Whopping internet bill sparks frustration at Morley Primary School

Morley School headteacher, Laura Green, centre, with some of the staff, frustrated that due to the c

Morley School headteacher, Laura Green, centre, with some of the staff, frustrated that due to the council changing it's internet provider for schools, Morley has ended up with a £32,000 bill. From left, Kate Easter, Georgia Ryan, Daniel Millican, and Elizabeth Cooper. Picture: DENISE BRADLEY - Credit: Copyright: Archant 2016

An internet bill so huge it's unpayable has staff at a rural primary school feeling frustrated and left behind on the information superhighway.

Morley School headteacher, Laura Green, front left, with some of the staff, frustrated that due to t

Morley School headteacher, Laura Green, front left, with some of the staff, frustrated that due to the council changing it's internet provider for schools, Morley has ended up with a £32,000 bill. From left, Georgia Ryan, Kate Easter, Elizabeth Cooper and Daniel Millican. Picture: DENISE BRADLEY - Credit: Copyright: Archant 2016

Morley Primary School, which has just 134 pupils, is facing a fee of more than £32,000 if it wants to upgrade to a reliable broadband service. Laura Green, headteacher said: 'We're not being looked after. It's like being thrown to the dogs.

'Suddenly we're in a marketplace and each school has to pay whatever the cost is.'

Norfolk County Council has been providing Internet access through BT Outreach, and there was a programme of extending broadband access to outlying schools around the county, including Morley.

But an 'Updata' programme is taking over from BT. The change means internet will be cheaper for about 80pc of the county's schools - in particular those in urban areas - but others, including Morley, face huge bills to go with Updata and stay on course to eventually get decent internet.

Mrs Green said currently, only two or three children could go online at a time. Office tasks such as transferring data, which would only take 30 minutes at a city school, can consume a whole day at Morley.

She said: 'The situation hasn't been good with BT, but at least then we were part of a programme that would have eventually led to superfast speeds.

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'It feels like no-one is interested in providing the infrastructure that will enable us to teach our children a 21st century curriculum, and we're going to fall behind other schools in the country as a result of it.'

A letter to the school from Geoff Connell, the council's head of ICT and information management, said the school could try to seek out another supplier, but recommended trying to find the money to join the Updata programme. It read: 'I hope that you can appreciate that without NCC artificially subsiding the market costs, this is what the school or indeed any organisation requiring access to the Internet in your location currently has to pay for a connection of this speed.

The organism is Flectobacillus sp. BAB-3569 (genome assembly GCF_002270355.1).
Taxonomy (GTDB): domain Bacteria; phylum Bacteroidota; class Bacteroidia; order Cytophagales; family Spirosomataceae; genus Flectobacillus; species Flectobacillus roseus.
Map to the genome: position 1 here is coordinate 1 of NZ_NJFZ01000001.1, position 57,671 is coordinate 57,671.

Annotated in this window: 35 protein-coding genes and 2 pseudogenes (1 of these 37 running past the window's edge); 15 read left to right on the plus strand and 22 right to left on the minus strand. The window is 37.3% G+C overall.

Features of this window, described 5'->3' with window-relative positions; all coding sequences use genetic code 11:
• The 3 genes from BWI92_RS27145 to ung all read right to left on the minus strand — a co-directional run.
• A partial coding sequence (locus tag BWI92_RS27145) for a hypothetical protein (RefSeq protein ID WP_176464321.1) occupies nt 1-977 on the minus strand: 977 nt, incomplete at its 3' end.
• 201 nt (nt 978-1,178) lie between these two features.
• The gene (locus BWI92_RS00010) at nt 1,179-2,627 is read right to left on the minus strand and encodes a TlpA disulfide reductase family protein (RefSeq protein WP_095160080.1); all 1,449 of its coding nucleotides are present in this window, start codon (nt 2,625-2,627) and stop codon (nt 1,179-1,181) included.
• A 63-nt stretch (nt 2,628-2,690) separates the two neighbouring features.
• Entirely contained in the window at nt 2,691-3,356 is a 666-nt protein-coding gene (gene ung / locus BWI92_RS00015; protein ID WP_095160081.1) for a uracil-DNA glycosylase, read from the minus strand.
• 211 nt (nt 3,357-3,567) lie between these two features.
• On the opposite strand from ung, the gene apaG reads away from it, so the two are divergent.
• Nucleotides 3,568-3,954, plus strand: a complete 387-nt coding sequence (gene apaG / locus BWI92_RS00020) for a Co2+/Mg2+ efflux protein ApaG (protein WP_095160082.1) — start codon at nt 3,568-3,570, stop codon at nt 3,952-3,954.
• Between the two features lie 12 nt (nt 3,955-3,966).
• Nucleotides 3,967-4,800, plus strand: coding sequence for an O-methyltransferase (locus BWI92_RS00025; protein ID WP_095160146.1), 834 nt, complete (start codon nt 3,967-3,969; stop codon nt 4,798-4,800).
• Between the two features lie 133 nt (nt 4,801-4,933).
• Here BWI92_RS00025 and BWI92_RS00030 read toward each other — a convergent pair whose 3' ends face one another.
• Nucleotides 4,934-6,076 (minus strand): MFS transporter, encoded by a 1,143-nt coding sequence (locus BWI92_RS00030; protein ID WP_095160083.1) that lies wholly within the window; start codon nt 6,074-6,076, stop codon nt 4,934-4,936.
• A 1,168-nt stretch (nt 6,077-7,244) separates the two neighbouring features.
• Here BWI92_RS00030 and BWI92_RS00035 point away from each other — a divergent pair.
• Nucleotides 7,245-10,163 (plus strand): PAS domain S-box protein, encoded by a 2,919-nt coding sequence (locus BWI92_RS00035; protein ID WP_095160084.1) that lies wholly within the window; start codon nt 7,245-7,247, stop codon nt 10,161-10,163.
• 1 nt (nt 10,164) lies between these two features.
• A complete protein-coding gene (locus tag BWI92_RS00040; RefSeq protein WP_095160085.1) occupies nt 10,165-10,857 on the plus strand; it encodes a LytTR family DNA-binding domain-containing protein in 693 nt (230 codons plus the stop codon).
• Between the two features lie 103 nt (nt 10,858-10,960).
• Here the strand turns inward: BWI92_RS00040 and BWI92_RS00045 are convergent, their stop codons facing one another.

'It will get cheaper over time as superfast broadband gets rolled out through the Better Broadband For Norfolk Programme, though this may be of little consolation at this point in time.'

Update from 18/11/2016

Since the original publication of this story, Norfolk County Council contacted this newspaper to point out that Updata would have paid for the £32,000 works if the school had signed onto its scheme before a deadline.

An except from Mr Connell's letter to the school, as referred to above, reads:

Please note that around 80% of the schools who signed up will be paying less though Updata than they did to BT and average connection speeds have also increased. In order to try to assist the schools that would need to pay more, we tried to compensate for this by inserting some clauses into the contract. These clauses meant that Updata would need to fund any excess construction charges (ECC) for hard to reach schools (up to a capped level) that signed up to their offering by the deadline date of mid-February, subsequently extended to the end of March 2016.

Unfortunately, this clause cannot apply to your schools as your contract to take on the Updata service was not signed until 21 April 2016 (by Judith Tigerschiold) and missed these deadlines.

Therefore in this instance we cannot make any allowances via the Updata contract for your schools to receive funding, and the Council has decided not to fund these charges as set out in the minutes of the Members Working Group on 23 May 2016.

In reply, Mrs Green said that information had been buried in a previous document sent to the school.

She said: 'Updata sent a letter to the previous headteacher of Morley Primary School on 25th January 2016 together with a four-page order form and seven pages of small print entitled 'Norfolk County Council Schools FAQ Sheet'. At page six, question no. 36 it states:

Q: If I sign-up with NCC until the end of July 2016, can I still change my mind and join the new network at a later date?

A: NCC will arrange for the circuits to be ceased at the end of July. For Learning Stream and Ethernet circuits NCC has to give BT 3 months' notice. For ADSL o NGN circuits the termination period is 35 days. It is important that you make a decision, as once notice has been given to cancel a circuit, it will not be withdrawn. If you sign later than 12 February you will be included but you will not have a guaranteed slot in the transition programme. For some hard to reach sites, the excessive construction charges are included in the installation charge. This offer expires on 24th March.

'It seems to me that this important information was deliberately buried within the FAQ sheet. Furthermore, it is unreasonable to expect schools to decipher this technical information, go out to tender for providers and make a decision about something as important as this within the limited time frame of eight weeks.'

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